Many people save for a new home for years, planning out large down payments to be able to afford the right home in the right area, and to find the right loan company to help make their dream home a reality.
With such a weighty decision involving a great deal of time, money, and often emotion, it is easy to get caught up in the little details which, in the long run, might not make as much of a difference as you anticipate.
Most people put their focus on issues like the school district, potential for resale value, curb appeal, whether the house has new appliances, and the house’s proximity to their jobs, but those are not necessarily the issues that will be important down the road.
Here are the top four tips for buying your first house overseas:
1 – Your Finances Come First
So often we get caught up in the fun part of buying a home that no one wants to think about financing options. Make sure to shop around. Different banks have varying interest rates, and over time that can add up to thousands of dollars’ in difference.
Also take into consideration the methods in which you can pay. Since you’re buying the house overseas, you may need to use a foreign money transfer service to send the money to your bank.
2 – Consider The Whole Neighborhood
You need to consider the neighborhood, and not just the school district. Every parent wants to give their child the best access to education possible. Often, that means moving into an area that has significantly higher property tax rates to finance a top notch school system, and that is not something which will be reflected in the price of the home.
If you are planning on having children, or already have children, you will certainly want to be close to a great school, but there are ways to avoid the higher property taxes. For example, if you live within a district with sub-par schools, you may be eligible for a voucher program, which takes the tax money that would have been allotted to your child for his or her education and lets you use that money at whichever school you choose that has a better rating.
That means that you may be able to find a more affordable home with lower taxes and send your child to a more beneficial private school for a fraction of the cost.
3 – Don’t Worry About Resale Value (Yet)
Unless you are planning on flipping it, do not worry about resale value (yet). The housing market goes up and down for a variety of reasons, many of which are unpredictable. For example, you might purchase a home in a very high end neighborhood, but ten years from now people move, demographics change, and the area may not be as desirable as it was when you moved in.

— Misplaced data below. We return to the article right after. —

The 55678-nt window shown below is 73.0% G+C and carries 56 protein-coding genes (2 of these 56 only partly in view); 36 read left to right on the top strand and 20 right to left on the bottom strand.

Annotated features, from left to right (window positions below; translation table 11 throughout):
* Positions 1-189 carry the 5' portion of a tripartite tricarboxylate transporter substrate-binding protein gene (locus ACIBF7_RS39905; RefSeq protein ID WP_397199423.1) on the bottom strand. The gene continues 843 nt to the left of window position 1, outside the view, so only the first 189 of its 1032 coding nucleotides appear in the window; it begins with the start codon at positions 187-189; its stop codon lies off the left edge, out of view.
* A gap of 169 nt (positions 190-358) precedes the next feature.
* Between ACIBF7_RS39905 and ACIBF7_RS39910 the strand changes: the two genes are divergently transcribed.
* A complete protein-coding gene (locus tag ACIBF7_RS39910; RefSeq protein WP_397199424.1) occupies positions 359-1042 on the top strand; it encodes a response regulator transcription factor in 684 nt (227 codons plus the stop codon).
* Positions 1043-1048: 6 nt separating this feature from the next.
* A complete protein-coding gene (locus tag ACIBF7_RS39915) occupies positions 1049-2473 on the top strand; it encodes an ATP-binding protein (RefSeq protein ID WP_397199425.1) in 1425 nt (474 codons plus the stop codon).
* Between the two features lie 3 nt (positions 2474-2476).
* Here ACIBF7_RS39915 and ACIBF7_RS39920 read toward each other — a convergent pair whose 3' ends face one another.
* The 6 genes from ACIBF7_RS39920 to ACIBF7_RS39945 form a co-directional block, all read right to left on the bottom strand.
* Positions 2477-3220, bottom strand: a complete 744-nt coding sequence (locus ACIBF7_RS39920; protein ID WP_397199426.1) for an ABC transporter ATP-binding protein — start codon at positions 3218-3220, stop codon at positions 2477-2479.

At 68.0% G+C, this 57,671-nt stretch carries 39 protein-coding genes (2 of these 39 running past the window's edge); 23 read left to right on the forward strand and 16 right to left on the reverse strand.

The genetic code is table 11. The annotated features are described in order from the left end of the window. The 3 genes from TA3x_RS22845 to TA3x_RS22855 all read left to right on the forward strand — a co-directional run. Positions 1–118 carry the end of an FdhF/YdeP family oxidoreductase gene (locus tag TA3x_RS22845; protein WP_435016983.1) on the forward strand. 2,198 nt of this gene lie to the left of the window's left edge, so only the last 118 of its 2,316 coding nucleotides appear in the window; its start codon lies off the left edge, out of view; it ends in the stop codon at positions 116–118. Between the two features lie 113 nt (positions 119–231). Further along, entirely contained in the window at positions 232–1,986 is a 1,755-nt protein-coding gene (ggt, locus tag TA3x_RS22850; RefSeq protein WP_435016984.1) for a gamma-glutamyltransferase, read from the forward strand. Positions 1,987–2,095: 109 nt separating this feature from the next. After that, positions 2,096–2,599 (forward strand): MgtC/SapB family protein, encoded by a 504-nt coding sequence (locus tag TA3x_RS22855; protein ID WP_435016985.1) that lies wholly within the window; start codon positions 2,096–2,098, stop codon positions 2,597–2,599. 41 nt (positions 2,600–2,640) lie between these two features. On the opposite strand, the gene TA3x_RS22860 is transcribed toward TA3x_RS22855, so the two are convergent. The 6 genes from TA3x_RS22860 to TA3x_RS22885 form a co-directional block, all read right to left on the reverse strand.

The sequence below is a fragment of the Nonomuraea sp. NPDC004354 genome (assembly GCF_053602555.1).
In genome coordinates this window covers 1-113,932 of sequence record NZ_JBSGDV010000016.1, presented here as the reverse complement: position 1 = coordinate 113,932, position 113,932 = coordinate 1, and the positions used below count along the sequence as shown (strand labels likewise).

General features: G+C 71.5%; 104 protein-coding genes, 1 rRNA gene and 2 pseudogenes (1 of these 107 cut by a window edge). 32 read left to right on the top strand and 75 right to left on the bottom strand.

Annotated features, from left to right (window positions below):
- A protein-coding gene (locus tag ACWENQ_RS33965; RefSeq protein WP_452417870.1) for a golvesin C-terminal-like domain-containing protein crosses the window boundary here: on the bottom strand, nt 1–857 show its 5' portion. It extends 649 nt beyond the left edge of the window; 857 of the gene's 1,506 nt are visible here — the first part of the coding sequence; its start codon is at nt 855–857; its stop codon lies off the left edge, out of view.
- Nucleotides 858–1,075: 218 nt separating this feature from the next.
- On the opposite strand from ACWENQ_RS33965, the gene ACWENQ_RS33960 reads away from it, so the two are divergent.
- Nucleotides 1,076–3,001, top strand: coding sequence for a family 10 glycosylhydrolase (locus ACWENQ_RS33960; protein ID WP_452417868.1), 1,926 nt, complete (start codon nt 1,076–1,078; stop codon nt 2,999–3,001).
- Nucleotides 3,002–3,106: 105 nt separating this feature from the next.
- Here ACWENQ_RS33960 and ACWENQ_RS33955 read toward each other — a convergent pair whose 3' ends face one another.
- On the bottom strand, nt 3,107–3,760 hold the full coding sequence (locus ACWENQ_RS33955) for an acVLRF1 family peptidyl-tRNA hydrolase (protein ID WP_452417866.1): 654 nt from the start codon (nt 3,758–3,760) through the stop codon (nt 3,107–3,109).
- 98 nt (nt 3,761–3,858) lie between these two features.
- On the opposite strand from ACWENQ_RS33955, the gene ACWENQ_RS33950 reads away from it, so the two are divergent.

Likewise, you might purchase a home in an up and coming “transitional” neighborhood for a very low price, banking on hopes that resale value will skyrocket over the coming years, only to be disappointed when the neighborhood does not resurrect like it is expected to. Even if housing prices do go up over the years, there is no guarantee that your neighborhood will benefit from those increases
Instead, focus on amenities near the neighborhood, like proximity of stores, restaurants, gyms, or museums, and look for signs of pride in ownership. If lawns are manicured, fences are mended, paint is unchipped, it is more likely that fellow residents are planning to stay, and it is more likely that your neighborhood will stay nicer longer.
4 – Don’t Worry About Appliances
Do not yet worry about the appliances, or anything else that is not attached to the house. It is so easy to get caught up in the excitement of seeing a home that is turn key and ready to move into, but superficial elements like that should not influence your ultimate decision to purchase the home.
The important things to look for in a home should be structural, because ultimately they are the elements that get very expensive to fix. Make sure the floors are not sloping, windows are not drafty, the roof is solid, and the basement is not leaking.
The elements of the house that are not structural, like appliances, paint colors, flooring, or countertops, can easily be changed out once you move in. If the home is particularly outdated or missing appliances altogether, you might even be able to make allowances for appearance upgrades in the price of the home.
Buying A Home Overseas
When you are ready to make the big decision to cash out your savings and put a down payment on your first home overseas, do not make the mistake of putting priority on insignificant things that will not ultimately make a difference.